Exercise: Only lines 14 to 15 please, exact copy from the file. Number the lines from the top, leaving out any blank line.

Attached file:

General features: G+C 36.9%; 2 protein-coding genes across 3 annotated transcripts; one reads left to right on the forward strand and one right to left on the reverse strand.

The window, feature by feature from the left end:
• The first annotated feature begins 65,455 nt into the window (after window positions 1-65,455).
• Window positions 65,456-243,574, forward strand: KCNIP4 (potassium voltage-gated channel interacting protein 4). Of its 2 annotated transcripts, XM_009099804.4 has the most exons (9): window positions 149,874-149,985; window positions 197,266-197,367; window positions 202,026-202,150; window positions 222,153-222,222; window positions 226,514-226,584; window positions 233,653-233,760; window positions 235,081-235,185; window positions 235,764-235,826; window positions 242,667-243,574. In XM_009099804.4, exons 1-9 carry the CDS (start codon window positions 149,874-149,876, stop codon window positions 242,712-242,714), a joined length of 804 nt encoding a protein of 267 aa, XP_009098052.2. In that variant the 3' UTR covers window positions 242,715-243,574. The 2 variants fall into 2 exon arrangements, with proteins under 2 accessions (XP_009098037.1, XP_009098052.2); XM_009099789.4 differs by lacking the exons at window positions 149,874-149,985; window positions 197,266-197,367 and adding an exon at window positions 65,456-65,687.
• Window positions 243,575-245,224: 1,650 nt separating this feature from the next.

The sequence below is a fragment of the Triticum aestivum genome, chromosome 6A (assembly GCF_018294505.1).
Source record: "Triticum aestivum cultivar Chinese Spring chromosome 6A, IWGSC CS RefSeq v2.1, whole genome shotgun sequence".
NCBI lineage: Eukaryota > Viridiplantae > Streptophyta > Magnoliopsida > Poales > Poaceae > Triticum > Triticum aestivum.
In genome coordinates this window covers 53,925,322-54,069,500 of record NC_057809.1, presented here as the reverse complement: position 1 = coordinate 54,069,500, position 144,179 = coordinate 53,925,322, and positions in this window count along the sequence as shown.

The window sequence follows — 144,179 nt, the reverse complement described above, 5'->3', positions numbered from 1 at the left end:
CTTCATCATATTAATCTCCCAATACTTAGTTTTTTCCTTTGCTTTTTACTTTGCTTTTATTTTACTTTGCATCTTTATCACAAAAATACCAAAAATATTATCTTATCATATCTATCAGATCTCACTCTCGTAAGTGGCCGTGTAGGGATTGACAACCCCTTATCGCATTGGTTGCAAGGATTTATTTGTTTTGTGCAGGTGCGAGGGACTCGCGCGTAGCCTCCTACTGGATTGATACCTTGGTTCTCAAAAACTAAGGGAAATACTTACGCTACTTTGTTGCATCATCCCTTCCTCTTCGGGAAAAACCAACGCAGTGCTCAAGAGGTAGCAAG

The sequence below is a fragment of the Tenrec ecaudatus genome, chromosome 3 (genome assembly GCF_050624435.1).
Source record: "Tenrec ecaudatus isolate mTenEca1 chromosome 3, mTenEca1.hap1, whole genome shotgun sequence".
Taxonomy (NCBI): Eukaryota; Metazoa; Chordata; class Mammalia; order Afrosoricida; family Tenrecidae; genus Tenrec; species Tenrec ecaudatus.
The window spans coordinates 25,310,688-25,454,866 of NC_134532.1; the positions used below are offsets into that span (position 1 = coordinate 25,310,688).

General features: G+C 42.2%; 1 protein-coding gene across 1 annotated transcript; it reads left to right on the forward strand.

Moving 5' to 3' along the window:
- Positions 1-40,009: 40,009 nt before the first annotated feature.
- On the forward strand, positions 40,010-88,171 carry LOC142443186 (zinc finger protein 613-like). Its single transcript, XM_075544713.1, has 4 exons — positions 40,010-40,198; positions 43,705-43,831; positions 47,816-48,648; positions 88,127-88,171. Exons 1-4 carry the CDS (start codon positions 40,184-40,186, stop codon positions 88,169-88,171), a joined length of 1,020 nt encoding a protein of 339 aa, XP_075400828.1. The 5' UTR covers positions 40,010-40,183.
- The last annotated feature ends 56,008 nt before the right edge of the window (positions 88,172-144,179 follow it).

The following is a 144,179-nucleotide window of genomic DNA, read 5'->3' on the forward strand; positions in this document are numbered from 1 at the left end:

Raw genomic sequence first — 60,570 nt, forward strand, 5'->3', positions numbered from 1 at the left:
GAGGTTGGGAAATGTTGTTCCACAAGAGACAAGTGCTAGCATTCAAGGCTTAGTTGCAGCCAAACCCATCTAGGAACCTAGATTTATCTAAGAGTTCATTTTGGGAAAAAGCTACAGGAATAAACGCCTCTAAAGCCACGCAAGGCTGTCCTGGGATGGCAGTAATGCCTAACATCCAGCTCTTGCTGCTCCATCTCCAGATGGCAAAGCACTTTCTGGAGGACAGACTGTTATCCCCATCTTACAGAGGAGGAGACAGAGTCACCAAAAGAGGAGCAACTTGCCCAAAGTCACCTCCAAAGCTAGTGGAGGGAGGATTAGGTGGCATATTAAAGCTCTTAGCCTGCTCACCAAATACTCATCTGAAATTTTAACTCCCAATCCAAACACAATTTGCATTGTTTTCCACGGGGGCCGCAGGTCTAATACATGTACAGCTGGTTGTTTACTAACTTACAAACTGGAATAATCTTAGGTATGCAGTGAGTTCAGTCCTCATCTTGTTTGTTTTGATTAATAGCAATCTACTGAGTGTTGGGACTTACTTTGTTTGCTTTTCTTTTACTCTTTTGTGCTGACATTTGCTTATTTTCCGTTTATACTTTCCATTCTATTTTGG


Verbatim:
Taxonomy (NCBI): Eukaryota; Metazoa; Chordata; class Mammalia; order Afrosoricida; family Tenrecidae; genus Tenrec; species Tenrec ecaudatus.
The window spans coordinates 25,310,688-25,454,866 of NC_134532.1; the positions used below are offsets into that span (position 1 = coordinate 25,310,688).